Praise for The Secret History

"A penetrating analysis certain to compel a major reassessment of the Nabokov canon."
— starred review, Booklist

"...a brilliant examination that adds to the understanding of an inspiring and enigmatic life."
— starred review, Kirkus

"Highly recommended for all Nabokov fans..."
— starred review, Library Journal

"Certainly the most remarkable and insightful book on Vladimir Nabokov in many years."
— Michael Maar, author of Speak, Nabokov and The Two Lolitas

"... an intriguing and provocative new take on one of the giants of modern American letters."
— Adam Hochschild, author of To End All Wars: A Story of Loyalty and Rebellion: 1914-1918 and other books

"... a feat of fascinating literary detective work ..."
— Christopher Goffard, author of You Will See Fire and Snitch Jacket

"A wide-ranging introduction to Nabokov's life and work as well as a game-changer for those readers who thought they knew his writing cold."
— Steven Belletto, author of No Accident, Comrade: Chance and Design in Cold War American Narratives (Oxford U. Press)

Archive for the "News" Category

Foreign publishers for The Secret History; more grim news out of St. Petersburg

On the “exciting news” front, The Secret History is now slated for publication in Russia and Poland. Russian house Sindbad Publishers Limited and Polish publisher Muza will be translating and printing the book in their respective countries. I’m particularly grateful that publishers in places so profoundly bound up with Holocaust and Gulag tragedy are interested in Nabokov’s […]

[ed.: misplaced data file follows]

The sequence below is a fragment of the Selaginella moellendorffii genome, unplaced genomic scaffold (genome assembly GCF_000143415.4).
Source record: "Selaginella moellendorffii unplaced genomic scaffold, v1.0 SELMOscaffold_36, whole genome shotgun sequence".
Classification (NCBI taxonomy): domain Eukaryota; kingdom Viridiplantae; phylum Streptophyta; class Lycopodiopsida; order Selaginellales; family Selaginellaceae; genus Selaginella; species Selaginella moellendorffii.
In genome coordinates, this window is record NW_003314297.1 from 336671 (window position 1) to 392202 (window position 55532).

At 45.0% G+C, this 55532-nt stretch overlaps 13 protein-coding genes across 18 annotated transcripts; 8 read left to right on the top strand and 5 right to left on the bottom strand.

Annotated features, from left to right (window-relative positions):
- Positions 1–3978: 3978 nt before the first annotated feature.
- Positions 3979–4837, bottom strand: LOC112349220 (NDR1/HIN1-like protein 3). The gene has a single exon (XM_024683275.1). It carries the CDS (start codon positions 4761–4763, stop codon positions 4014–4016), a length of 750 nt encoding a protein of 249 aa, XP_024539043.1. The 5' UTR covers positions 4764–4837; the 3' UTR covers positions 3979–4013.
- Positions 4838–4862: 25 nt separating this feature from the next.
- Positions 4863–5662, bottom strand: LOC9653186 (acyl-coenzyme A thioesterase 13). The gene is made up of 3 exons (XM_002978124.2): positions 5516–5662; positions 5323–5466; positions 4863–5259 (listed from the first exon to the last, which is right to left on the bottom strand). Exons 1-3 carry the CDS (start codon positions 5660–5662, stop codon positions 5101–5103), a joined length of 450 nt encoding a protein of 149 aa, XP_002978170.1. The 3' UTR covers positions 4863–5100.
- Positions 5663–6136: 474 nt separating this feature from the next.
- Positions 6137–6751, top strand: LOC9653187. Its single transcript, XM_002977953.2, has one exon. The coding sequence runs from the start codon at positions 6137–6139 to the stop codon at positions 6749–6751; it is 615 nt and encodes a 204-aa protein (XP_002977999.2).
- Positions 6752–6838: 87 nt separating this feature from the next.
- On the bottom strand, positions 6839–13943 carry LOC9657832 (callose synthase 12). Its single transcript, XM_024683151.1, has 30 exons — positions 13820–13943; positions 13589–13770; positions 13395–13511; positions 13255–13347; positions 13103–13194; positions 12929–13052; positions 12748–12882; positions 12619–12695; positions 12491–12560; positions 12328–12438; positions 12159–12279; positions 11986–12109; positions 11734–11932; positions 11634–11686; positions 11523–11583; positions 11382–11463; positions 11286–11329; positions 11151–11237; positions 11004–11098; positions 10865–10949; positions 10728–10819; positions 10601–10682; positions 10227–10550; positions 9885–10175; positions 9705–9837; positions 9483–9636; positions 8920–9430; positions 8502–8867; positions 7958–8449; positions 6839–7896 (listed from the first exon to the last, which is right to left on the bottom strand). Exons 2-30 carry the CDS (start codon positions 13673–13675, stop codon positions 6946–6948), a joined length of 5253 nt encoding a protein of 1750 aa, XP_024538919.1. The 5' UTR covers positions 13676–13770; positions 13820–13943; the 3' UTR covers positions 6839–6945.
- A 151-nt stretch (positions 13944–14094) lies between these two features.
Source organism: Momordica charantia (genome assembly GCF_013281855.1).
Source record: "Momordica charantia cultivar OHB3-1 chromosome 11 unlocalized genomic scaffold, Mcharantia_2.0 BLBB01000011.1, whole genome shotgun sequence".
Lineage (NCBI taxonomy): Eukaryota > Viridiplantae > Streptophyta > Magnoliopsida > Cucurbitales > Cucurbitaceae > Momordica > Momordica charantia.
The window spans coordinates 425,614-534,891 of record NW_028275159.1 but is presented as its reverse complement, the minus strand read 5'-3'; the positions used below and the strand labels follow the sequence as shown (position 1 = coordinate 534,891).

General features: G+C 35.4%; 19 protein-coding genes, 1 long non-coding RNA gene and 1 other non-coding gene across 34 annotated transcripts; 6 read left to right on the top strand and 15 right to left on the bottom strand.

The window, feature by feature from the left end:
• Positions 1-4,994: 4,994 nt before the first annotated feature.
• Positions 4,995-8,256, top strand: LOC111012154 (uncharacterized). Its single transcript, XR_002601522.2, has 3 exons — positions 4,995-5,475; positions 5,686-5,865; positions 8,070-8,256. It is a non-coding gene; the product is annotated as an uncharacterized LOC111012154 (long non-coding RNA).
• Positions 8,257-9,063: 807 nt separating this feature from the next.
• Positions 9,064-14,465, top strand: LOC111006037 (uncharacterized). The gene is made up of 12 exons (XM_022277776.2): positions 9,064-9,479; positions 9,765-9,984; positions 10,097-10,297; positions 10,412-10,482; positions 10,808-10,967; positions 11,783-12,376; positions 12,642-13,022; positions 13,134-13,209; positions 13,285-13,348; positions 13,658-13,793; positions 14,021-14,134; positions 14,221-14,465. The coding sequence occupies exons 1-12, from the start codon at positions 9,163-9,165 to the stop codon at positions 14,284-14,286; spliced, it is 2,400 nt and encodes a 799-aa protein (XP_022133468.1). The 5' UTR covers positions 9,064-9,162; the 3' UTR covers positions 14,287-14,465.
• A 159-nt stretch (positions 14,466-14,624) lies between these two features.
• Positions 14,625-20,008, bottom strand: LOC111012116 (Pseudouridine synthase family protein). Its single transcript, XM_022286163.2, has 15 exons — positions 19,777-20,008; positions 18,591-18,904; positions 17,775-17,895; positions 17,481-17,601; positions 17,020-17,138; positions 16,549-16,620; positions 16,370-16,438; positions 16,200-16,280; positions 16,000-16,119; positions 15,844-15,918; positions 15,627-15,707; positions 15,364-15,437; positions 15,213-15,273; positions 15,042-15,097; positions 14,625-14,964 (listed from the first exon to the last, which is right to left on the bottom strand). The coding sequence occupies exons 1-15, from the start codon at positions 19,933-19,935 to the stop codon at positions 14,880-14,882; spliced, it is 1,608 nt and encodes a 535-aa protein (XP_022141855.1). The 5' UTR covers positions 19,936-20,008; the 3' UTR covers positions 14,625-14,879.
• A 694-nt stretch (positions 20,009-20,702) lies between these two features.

First-edition Nabokov poems up for sale

Before he wrote Lolita, before he came to America, before he met his wife Véra, Vladimir Nabokov was first and foremost a poet. And now the poetic at heart with four-figure pocket change might just be able to acquire a first edition of Gornii put (The Empyrean Path), a collection of Nabokov’s early poetry published […]

Nabokov Museum in St. Petersburg attacked by vandals

Several news outlets are reporting that a group calling itself the “St. Petersburg Cossacks” may be responsible for vandalism that broke a window of the Nabokov Museum in St. Petersburg. A note inside a bottle found in the museum warned the staff of “God’s wrath.” Some conservative Russians see Lolita as propaganda for pedophilia and […]

Appearing here in the New Year

This week we’re rolling out several new pages on the site (the other part of “we” being the design superpowers of Mackenzie McCluer). You’ll see posts running on this home page, with everything from basic Nabokov background information to guest pieces and new historical tidbits about the man and his century. I’m classifying the posts […]